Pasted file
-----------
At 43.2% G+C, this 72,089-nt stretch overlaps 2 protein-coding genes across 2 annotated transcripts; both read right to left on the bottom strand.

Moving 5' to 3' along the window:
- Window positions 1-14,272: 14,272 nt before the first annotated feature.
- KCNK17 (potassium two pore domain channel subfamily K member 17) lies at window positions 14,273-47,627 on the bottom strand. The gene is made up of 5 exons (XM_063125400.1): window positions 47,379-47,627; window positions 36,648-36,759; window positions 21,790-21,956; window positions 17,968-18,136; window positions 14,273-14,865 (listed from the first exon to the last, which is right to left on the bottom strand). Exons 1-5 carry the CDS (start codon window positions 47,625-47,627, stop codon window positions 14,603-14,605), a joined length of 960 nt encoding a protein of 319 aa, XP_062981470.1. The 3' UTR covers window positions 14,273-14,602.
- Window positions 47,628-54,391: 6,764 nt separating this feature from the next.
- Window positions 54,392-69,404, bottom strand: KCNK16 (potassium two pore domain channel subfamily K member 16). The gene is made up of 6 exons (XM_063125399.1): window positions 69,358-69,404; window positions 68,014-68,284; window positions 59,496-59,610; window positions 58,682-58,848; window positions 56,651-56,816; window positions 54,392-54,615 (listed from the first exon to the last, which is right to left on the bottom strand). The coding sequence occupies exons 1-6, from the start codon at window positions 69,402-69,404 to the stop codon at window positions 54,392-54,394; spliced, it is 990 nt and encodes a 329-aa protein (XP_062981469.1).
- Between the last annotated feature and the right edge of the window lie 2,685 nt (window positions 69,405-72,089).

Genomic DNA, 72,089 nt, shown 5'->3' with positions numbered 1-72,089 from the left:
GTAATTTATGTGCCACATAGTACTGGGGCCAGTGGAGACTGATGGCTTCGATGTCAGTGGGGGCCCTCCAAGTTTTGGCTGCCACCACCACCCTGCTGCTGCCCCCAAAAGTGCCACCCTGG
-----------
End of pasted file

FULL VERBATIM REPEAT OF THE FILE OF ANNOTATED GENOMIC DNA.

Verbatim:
At 43.2% G+C, this 72,089-nt stretch overlaps 2 protein-coding genes across 2 annotated transcripts; both read right to left on the bottom strand.

Moving 5' to 3' along the window:
- Window positions 1-14,272: 14,272 nt before the first annotated feature.
- KCNK17 (potassium two pore domain channel subfamily K member 17) lies at window positions 14,273-47,627 on the bottom strand. The gene is made up of 5 exons (XM_063125400.1): window positions 47,379-47,627; window positions 36,648-36,759; window positions 21,790-21,956; window positions 17,968-18,136; window positions 14,273-14,865 (listed from the first exon to the last, which is right to left on the bottom strand). Exons 1-5 carry the CDS (start codon window positions 47,625-47,627, stop codon window positions 14,603-14,605), a joined length of 960 nt encoding a protein of 319 aa, XP_062981470.1. The 3' UTR covers window positions 14,273-14,602.
- Window positions 47,628-54,391: 6,764 nt separating this feature from the next.
- Window positions 54,392-69,404, bottom strand: KCNK16 (potassium two pore domain channel subfamily K member 16). The gene is made up of 6 exons (XM_063125399.1): window positions 69,358-69,404; window positions 68,014-68,284; window positions 59,496-59,610; window positions 58,682-58,848; window positions 56,651-56,816; window positions 54,392-54,615 (listed from the first exon to the last, which is right to left on the bottom strand). The coding sequence occupies exons 1-6, from the start codon at window positions 69,402-69,404 to the stop codon at window positions 54,392-54,394; spliced, it is 990 nt and encodes a 329-aa protein (XP_062981469.1).
- Between the last annotated feature and the right edge of the window lie 2,685 nt (window positions 69,405-72,089).

Genomic DNA, 72,089 nt, shown 5'->3' with positions numbered 1-72,089 from the left:
GTAATTTATGTGCCACATAGTACTGGGGCCAGTGGAGACTGATGGCTTCGATGTCAGTGGGGGCCCTCCAAGTTTTGGCTGCCACCACCACCCTGCTGCTGCCCCCAAAAGTGCCACCCTGG